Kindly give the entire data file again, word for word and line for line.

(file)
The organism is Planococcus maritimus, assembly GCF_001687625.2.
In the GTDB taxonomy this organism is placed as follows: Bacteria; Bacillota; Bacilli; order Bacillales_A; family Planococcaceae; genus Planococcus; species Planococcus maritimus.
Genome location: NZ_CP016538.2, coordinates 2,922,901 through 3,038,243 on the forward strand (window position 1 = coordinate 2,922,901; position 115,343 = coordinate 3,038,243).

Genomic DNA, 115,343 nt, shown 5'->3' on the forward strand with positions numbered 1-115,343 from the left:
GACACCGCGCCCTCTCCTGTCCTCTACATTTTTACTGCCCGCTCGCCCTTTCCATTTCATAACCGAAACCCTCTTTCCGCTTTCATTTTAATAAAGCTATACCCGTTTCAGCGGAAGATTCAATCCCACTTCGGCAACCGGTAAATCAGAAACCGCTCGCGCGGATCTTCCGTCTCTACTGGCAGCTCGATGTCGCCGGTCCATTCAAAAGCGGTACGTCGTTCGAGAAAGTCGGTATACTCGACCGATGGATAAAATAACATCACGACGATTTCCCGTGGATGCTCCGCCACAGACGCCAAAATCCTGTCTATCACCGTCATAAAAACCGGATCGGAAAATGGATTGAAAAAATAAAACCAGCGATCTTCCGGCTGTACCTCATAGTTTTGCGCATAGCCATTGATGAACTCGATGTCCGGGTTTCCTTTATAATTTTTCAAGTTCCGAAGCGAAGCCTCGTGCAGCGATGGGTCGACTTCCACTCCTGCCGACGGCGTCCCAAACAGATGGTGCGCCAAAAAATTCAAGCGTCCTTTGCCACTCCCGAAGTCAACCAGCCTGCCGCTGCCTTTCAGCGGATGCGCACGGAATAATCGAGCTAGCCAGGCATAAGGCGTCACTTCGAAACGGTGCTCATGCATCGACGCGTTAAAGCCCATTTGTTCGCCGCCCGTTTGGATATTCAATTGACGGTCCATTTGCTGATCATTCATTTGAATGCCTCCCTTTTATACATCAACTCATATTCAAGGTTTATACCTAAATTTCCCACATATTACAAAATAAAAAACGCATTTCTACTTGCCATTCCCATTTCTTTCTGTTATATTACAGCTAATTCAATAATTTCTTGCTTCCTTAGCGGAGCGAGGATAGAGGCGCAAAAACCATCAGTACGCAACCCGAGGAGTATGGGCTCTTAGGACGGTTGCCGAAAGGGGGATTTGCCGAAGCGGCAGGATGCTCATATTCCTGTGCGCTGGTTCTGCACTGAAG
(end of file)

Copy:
The organism is Planococcus maritimus, assembly GCF_001687625.2.
In the GTDB taxonomy this organism is placed as follows: Bacteria; Bacillota; Bacilli; order Bacillales_A; family Planococcaceae; genus Planococcus; species Planococcus maritimus.
Genome location: NZ_CP016538.2, coordinates 2,922,901 through 3,038,243 on the forward strand (window position 1 = coordinate 2,922,901; position 115,343 = coordinate 3,038,243).

Genomic DNA, 115,343 nt, shown 5'->3' on the forward strand with positions numbered 1-115,343 from the left:
GACACCGCGCCCTCTCCTGTCCTCTACATTTTTACTGCCCGCTCGCCCTTTCCATTTCATAACCGAAACCCTCTTTCCGCTTTCATTTTAATAAAGCTATACCCGTTTCAGCGGAAGATTCAATCCCACTTCGGCAACCGGTAAATCAGAAACCGCTCGCGCGGATCTTCCGTCTCTACTGGCAGCTCGATGTCGCCGGTCCATTCAAAAGCGGTACGTCGTTCGAGAAAGTCGGTATACTCGACCGATGGATAAAATAACATCACGACGATTTCCCGTGGATGCTCCGCCACAGACGCCAAAATCCTGTCTATCACCGTCATAAAAACCGGATCGGAAAATGGATTGAAAAAATAAAACCAGCGATCTTCCGGCTGTACCTCATAGTTTTGCGCATAGCCATTGATGAACTCGATGTCCGGGTTTCCTTTATAATTTTTCAAGTTCCGAAGCGAAGCCTCGTGCAGCGATGGGTCGACTTCCACTCCTGCCGACGGCGTCCCAAACAGATGGTGCGCCAAAAAATTCAAGCGTCCTTTGCCACTCCCGAAGTCAACCAGCCTGCCGCTGCCTTTCAGCGGATGCGCACGGAATAATCGAGCTAGCCAGGCATAAGGCGTCACTTCGAAACGGTGCTCATGCATCGACGCGTTAAAGCCCATTTGTTCGCCGCCCGTTTGGATATTCAATTGACGGTCCATTTGCTGATCATTCATTTGAATGCCTCCCTTTTATACATCAACTCATATTCAAGGTTTATACCTAAATTTCCCACATATTACAAAATAAAAAACGCATTTCTACTTGCCATTCCCATTTCTTTCTGTTATATTACAGCTAATTCAATAATTTCTTGCTTCCTTAGCGGAGCGAGGATAGAGGCGCAAAAACCATCAGTACGCAACCCGAGGAGTATGGGCTCTTAGGACGGTTGCCGAAAGGGGGATTTGCCGAAGCGGCAGGATGCTCATATTCCTGTGCGCTGGTTCTGCACTGAAG